more from Alexander Bird

Single Idea 9494

[catalogued under 26. Natural Theory / C. Causation / 9. General Causation / b. Nomological causation]

Full Idea

While singularists about causation might think that a particular has its causal powers independently of law, it is difficult to see how a universal could have or confer causal powers without generating what we would naturally think of as a law.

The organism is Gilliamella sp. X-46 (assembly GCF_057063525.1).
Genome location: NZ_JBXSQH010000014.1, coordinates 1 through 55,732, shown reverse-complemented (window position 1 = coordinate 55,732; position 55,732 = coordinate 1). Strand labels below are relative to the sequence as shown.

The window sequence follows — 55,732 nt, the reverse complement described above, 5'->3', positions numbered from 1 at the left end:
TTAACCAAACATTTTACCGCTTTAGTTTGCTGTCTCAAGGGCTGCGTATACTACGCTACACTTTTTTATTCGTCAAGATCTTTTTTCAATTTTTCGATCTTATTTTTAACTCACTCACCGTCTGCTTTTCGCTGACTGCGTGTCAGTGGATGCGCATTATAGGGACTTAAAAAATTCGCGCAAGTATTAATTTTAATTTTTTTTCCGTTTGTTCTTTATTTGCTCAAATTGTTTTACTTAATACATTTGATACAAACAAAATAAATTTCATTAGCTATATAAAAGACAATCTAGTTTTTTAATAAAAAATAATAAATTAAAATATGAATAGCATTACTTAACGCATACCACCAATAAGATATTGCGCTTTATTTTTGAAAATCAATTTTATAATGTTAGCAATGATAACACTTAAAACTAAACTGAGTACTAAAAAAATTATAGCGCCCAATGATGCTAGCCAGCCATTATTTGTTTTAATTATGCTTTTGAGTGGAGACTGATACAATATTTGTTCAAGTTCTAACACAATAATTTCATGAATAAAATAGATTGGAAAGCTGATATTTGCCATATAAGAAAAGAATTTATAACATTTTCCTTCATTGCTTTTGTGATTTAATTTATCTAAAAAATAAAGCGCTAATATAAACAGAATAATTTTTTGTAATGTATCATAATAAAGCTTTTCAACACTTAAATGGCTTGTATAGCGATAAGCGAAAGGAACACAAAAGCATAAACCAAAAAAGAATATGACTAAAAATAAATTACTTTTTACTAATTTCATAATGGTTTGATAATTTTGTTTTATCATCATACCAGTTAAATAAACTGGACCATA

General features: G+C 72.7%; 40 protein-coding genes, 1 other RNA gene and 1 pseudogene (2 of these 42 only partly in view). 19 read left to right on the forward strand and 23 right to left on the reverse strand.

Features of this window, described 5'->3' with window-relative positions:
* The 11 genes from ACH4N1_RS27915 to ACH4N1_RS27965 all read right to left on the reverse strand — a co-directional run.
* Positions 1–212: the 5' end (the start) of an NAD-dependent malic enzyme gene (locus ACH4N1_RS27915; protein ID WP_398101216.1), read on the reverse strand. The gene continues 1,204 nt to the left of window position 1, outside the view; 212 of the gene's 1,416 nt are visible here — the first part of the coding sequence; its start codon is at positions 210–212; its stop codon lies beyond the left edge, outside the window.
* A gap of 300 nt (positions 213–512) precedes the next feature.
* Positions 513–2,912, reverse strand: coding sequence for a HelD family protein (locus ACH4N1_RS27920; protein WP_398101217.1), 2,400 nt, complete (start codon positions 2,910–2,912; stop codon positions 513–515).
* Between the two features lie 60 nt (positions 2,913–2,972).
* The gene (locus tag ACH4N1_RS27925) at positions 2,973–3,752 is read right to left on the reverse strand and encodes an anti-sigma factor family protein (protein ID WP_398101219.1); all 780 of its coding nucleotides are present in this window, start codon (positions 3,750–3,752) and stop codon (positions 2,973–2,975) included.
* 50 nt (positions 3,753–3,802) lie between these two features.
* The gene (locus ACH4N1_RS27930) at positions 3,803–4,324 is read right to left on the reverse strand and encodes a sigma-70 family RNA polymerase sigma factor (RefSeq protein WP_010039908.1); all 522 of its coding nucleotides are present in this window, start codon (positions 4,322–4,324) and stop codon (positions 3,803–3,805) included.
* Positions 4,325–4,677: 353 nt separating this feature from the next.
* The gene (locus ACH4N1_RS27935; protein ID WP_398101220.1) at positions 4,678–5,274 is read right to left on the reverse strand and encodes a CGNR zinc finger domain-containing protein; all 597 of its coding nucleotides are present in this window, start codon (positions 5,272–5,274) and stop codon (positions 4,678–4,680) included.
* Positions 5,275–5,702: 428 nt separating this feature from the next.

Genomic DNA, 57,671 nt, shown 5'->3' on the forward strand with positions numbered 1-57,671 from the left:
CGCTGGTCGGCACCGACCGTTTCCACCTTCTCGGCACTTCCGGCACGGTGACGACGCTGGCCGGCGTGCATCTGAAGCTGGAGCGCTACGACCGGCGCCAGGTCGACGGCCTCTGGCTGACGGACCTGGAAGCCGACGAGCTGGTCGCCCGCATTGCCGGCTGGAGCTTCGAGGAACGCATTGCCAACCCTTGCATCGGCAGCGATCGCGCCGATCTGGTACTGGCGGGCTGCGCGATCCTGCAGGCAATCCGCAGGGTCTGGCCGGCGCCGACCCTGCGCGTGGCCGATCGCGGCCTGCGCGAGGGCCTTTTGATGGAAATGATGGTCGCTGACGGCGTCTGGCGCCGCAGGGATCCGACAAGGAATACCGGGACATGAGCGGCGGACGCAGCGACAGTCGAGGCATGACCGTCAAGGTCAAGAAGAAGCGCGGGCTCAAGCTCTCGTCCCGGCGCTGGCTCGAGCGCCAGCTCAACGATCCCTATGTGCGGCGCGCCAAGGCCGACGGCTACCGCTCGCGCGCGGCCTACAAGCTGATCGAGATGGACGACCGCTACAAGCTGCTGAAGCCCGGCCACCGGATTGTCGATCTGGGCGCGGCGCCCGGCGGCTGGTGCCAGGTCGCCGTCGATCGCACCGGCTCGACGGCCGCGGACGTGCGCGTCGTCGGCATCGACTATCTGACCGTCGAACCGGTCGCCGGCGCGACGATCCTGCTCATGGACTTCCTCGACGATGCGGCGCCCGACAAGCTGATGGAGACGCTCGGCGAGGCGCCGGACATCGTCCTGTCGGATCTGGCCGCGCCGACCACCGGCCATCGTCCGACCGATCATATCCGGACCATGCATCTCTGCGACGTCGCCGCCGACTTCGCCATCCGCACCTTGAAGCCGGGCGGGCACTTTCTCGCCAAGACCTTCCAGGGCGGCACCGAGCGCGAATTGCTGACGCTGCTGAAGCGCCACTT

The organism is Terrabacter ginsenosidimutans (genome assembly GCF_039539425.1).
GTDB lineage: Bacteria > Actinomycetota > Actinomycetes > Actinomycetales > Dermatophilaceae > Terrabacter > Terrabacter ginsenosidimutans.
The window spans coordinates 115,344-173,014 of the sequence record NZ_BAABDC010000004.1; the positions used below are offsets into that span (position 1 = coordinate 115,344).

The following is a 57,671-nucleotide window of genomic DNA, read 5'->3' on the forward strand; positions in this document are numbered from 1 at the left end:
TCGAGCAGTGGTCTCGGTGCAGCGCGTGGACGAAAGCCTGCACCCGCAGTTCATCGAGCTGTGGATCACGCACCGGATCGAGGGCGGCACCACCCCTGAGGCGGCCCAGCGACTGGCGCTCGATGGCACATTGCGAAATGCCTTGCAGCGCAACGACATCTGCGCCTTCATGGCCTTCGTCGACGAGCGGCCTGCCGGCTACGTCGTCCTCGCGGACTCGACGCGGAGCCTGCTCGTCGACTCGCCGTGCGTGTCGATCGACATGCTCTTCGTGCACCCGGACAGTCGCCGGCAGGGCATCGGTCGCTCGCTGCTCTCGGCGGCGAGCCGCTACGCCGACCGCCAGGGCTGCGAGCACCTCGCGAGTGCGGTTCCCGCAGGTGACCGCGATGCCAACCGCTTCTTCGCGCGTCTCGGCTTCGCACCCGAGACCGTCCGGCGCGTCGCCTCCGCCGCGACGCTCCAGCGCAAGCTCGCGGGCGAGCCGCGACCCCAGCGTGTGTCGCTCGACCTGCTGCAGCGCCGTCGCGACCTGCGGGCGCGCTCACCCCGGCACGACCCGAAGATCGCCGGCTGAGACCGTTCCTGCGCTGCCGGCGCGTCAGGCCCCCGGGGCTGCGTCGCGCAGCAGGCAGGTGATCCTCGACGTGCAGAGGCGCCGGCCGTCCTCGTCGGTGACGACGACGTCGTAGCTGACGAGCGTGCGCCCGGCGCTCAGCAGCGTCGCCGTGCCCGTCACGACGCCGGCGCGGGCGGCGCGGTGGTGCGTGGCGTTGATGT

Gist of Idea

Singularism about causes is wrong, as the universals involved imply laws


Alexander Bird (Nature's Metaphysics [2007], 4.2.1 n71)

Book Reference

Bird,Alexander: 'Nature's Metaphysics' [OUP 2007], p.71

A Reaction

This is a middle road between the purely singularist account (Anscombe) and the fully nomological account. We might say that a caused event will be 'involved in law-like behaviour', without attributing the cause to a law.